- Expertise: Powertrain development
- Location: Barcelona
- Languages spoken: English
- DOB: April 1969
Who is Matthew Wright?
Matthew is responsible for the development and confirmation of new powertrains in Europe including Russia, and South America. He supports new model introduction and the life cycle development of vehicles. Additionally, a lot of Matthew's work today focuses around CO2 emissions and CAFE regulations and ensuring Nissan's powertrains comply with these. Matthew also leads Barcelona office as a function that includes vehicle development and vehicle test confirmation.
Joining Nissan as a graduate in 1991, Matthew has spent his entire career with the brand. Starting in Cranfield at Nissan's Technical Centre for Europe (NTCE), he worked on engine component parts before being promoted in 1998 to Senior Engineer. In 2002, Matthew relocated to Japan to join a team working on one of the first Renault-Nissan Alliance engines. He returned back to the UK in 2003 to work on Nissan's petrol engine development, and in 2008 Matthew moved to Barcelona where he became responsible for powertrain project development. His next role was as Overseas Chief Powertrain Engineer for diesel and petrol powertrains and following a move back to the UK in 2015, Matthew took on the responsibility of powertrain project development at NTCE. During this time, he also led Nissan's European CO2 committee and a Cross-Functional Team responsible for investment and complexity optimisation. In 2018, Matthew returned to Japan to work as the Chief Powertrain Engineer on the development of an Alliance petrol engine before returning to Barcelona in 2019 to take on his current role.
Supporting the establishment of Nissan's European CO2 committee is a big achievement for Matthew, set-up to ensure the company's vehicles have a competitive CO2 achievement level. He was also the first non-Japanese employee to take on the role of Chief Powertrain Engineer in Japan for Alliance engines and is very proud of his close work with Renault during this time. Matthew also had full responsibility for Alliance diesel engines in Barcelona between 2008-2015 and is delighted with the success of this project.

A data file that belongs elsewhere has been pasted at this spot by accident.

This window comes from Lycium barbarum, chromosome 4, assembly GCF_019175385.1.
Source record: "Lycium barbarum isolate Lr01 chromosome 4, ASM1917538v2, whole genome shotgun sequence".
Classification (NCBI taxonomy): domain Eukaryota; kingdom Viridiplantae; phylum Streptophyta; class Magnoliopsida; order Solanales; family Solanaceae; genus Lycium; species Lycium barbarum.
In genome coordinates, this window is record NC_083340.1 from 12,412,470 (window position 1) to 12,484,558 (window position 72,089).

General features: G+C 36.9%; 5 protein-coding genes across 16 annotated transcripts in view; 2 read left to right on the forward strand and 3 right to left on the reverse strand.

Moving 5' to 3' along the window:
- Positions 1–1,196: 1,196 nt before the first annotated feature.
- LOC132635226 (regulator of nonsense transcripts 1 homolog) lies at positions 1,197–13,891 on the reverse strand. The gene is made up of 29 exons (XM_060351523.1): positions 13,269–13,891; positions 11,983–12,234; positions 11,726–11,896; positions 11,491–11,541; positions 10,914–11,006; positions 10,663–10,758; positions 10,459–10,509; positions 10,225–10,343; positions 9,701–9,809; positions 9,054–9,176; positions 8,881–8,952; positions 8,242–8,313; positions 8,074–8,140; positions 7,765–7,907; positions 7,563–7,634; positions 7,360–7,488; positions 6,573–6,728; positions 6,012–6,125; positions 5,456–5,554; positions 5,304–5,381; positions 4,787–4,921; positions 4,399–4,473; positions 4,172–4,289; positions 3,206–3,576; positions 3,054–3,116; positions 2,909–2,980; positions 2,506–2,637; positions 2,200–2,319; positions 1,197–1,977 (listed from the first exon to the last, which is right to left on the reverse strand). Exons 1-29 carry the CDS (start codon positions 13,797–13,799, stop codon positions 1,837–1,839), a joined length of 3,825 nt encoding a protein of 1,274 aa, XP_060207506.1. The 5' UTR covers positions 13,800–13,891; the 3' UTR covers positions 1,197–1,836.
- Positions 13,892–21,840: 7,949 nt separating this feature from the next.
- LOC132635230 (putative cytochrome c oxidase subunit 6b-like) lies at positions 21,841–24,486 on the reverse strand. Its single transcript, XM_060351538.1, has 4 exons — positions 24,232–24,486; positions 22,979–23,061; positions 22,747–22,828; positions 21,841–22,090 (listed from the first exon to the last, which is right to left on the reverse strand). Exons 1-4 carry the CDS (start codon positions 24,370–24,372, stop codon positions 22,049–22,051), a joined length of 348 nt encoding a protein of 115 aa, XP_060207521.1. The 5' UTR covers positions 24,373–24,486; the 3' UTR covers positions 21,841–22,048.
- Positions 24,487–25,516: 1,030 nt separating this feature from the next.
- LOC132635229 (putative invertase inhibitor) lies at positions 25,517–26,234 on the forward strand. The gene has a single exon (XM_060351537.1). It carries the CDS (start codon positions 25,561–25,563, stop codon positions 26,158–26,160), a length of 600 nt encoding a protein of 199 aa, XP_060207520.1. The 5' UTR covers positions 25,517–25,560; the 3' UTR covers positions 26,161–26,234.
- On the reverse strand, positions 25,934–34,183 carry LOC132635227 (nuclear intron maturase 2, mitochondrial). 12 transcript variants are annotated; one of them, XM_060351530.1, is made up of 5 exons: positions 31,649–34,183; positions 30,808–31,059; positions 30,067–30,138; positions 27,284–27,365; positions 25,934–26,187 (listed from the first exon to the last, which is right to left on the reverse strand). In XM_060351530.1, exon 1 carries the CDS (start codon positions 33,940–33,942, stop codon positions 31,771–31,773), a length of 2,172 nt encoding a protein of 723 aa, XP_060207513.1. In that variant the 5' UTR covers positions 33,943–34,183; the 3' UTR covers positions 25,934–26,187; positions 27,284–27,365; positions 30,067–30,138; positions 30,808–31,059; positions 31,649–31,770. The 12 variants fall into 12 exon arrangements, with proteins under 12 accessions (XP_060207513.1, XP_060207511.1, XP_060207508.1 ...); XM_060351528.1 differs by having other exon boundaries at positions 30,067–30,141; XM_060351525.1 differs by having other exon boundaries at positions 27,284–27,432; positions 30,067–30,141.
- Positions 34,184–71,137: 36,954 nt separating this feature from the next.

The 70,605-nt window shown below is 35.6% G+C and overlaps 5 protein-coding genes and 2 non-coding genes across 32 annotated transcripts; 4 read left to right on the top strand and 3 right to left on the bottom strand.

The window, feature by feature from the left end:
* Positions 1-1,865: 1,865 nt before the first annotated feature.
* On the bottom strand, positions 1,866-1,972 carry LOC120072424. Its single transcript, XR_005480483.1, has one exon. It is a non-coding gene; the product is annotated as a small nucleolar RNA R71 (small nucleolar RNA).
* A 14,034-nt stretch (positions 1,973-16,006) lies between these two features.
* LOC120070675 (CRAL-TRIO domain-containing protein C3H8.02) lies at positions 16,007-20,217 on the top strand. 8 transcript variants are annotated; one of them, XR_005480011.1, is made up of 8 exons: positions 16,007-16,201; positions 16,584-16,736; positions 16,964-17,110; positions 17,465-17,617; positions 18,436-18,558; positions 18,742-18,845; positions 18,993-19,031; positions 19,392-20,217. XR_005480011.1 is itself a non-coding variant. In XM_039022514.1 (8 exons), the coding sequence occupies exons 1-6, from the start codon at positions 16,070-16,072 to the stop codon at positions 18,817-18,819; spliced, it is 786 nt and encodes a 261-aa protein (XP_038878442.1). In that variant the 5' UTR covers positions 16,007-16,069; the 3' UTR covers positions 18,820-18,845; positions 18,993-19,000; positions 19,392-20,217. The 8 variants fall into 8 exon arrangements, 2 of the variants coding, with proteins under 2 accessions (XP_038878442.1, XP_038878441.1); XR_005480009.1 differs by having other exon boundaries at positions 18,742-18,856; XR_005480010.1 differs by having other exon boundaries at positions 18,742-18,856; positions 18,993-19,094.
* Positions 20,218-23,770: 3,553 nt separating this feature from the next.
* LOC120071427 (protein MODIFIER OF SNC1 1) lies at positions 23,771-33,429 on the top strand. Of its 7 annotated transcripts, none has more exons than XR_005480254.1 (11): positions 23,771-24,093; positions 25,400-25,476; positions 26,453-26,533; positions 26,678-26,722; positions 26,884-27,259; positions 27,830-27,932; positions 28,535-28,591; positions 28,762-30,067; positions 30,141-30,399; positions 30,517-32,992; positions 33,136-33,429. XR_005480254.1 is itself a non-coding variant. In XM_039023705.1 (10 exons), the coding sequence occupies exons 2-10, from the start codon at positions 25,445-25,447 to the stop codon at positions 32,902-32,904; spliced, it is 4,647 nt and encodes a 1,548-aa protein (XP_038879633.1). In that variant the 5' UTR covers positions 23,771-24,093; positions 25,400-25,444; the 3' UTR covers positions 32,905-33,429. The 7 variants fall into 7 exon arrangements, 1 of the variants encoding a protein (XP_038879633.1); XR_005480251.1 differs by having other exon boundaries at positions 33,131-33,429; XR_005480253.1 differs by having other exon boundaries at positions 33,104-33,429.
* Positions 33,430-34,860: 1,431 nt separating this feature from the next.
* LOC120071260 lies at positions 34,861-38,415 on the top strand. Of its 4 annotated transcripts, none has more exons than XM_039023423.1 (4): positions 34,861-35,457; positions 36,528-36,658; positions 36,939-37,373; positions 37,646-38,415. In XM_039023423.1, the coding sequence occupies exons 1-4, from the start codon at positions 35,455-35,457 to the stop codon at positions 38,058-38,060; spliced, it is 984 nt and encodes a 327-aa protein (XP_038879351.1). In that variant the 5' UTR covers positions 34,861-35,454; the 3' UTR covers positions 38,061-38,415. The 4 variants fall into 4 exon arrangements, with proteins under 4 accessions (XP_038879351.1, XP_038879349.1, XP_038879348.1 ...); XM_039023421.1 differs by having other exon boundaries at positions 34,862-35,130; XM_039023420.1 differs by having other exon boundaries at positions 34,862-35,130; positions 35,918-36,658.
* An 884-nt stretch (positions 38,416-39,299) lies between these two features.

The launch of the current Qashqai is a stand-out moment for Matthew during his time with Nissan, citing the Barcelona team's great job on the diesel engine development and the packaging of the powertrain in the vehicle. He was also really pleased that the press recognised the vehicle as achieving a great performance, good noise performance and efficient fuel consumption.
Why is Nissan different?
Matthew believes Nissan sets itself apart from other big brands because of the teamwork mentality of all its employees. While the company consists of teams that can face language barriers and must work across different countries and time zones, everyone takes an open-minded approach and works together to problem solve. Matthew thinks this is testament to the type of people that work at Nissan and forms the foundation of the building of relationships and good communication within the company.
Matthew believes that as battery technology improves, we will see a powertrain shift and the uptake of full electric vehicles will increase. He thinks that Nissan's e-POWER technology is a great hybrid concept that brings drivers closer to this EV driving experience without the range anxiety, but that he expects to see full electric powertrains advance significantly in the near future.
- 1987 – 1991: Hull University, Engineering Design and Manufacture
- Chartered engineer with ImechE
In Matthew's Personal Time
In his personal time, Matthew likes to go mountain biking and skiing. He also enjoys travelling spending time with his wife and three kids.
Your current car
Matthew currently drives a 370Z NISMO in red.
Your first car
Matthew's first car was a Vauxhall Viva.